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Statistical mechanics for natural flocks of birds

Flocking is a typical example of emergent collective behavior,
where interactions between individuals produce collective
patterns on the large scale. Here we show how a quantitative
microscopic theory for directional ordering in a flock can be
derived directly from field data. We construct the minimally
structured (maximum entropy) model consistent with
experimental correlations in large flocks of starlings. The
maximum entropy model shows that local, pairwise interactions
between birds are sufficient to correctly predict the propagation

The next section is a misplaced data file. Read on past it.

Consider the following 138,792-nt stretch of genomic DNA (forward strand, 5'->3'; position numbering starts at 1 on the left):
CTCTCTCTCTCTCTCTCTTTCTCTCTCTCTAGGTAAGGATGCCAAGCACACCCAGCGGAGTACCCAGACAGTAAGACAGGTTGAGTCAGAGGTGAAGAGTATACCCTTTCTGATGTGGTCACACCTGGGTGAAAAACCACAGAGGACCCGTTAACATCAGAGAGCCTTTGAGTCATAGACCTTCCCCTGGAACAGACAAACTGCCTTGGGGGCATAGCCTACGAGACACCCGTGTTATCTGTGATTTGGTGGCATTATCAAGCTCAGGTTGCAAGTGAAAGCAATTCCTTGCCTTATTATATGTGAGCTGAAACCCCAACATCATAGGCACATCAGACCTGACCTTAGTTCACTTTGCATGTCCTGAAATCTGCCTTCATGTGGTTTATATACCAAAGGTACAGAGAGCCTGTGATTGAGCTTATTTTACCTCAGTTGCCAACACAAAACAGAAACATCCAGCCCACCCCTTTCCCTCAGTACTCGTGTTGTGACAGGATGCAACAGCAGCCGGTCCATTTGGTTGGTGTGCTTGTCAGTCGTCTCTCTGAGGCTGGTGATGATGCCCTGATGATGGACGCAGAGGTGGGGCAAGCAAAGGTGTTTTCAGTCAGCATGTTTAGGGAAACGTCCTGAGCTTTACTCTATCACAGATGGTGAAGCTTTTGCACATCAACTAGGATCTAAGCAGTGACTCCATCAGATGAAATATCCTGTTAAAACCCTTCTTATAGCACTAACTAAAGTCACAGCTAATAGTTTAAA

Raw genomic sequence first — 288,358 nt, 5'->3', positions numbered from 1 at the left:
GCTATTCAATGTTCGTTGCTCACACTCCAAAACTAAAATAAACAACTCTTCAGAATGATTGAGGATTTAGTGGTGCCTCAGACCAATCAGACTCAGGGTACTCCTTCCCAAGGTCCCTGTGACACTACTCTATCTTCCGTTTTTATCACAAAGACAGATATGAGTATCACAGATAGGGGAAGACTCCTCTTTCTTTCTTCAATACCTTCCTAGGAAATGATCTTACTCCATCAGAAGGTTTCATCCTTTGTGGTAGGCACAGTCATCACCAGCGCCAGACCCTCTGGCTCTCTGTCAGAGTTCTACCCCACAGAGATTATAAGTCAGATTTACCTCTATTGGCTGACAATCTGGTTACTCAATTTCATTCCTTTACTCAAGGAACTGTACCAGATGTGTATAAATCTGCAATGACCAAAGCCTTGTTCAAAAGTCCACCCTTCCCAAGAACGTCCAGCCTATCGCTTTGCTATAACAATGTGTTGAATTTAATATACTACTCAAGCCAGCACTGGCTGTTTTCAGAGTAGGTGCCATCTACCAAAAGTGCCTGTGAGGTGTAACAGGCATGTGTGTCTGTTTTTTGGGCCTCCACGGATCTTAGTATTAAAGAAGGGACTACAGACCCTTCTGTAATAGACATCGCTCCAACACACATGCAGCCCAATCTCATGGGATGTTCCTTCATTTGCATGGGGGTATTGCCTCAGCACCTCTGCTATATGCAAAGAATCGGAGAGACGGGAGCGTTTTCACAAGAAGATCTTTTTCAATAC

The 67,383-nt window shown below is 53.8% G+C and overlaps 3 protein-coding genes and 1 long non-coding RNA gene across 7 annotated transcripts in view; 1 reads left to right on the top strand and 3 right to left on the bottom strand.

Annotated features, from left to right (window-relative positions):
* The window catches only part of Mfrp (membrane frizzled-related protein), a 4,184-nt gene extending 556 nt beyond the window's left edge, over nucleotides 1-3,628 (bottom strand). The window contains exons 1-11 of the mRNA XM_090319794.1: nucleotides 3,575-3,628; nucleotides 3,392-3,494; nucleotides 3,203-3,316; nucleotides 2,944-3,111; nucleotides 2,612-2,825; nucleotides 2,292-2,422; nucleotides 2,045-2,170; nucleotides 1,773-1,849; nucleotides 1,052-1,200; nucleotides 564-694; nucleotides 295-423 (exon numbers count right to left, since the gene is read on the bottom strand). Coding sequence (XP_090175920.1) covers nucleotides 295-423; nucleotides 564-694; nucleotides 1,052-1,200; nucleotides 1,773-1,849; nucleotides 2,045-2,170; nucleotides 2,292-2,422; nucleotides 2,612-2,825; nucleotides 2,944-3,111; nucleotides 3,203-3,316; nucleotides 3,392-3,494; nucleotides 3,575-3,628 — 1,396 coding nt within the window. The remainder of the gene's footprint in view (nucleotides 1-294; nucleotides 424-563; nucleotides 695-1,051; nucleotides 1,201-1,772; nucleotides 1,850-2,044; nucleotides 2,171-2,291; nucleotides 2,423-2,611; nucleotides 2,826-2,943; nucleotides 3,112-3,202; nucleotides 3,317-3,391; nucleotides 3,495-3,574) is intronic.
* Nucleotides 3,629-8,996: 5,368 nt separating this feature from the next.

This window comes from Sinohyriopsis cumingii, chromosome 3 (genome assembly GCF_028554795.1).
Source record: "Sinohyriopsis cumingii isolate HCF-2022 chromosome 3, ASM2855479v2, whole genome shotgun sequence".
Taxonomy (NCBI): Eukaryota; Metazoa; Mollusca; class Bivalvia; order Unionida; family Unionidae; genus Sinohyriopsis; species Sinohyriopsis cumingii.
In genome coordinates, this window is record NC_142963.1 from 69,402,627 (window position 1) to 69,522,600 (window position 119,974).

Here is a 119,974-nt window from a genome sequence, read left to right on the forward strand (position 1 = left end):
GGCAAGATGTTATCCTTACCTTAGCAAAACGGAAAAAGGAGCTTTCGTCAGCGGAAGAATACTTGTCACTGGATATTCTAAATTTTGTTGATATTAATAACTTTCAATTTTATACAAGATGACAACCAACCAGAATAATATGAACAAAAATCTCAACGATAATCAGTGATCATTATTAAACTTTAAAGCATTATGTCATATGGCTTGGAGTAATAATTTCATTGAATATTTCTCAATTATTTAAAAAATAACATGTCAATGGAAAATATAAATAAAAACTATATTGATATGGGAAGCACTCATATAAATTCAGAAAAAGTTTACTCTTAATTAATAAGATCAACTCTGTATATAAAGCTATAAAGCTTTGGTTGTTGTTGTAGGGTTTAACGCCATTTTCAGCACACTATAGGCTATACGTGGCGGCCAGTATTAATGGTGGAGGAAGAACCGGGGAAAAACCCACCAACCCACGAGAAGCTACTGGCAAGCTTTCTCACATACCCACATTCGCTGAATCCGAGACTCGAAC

of order throughout entire flocks of starlings, with no free
parameters. We also find that the number of interacting neighbors
is independent of flock density, confirming that interactions are
ruled by topological rather than metric distance. Finally, by comparing
flocks of different sizes, the model correctly accounts for the observed
scale invariance of long-range correlations among the fluctuations in flight direction.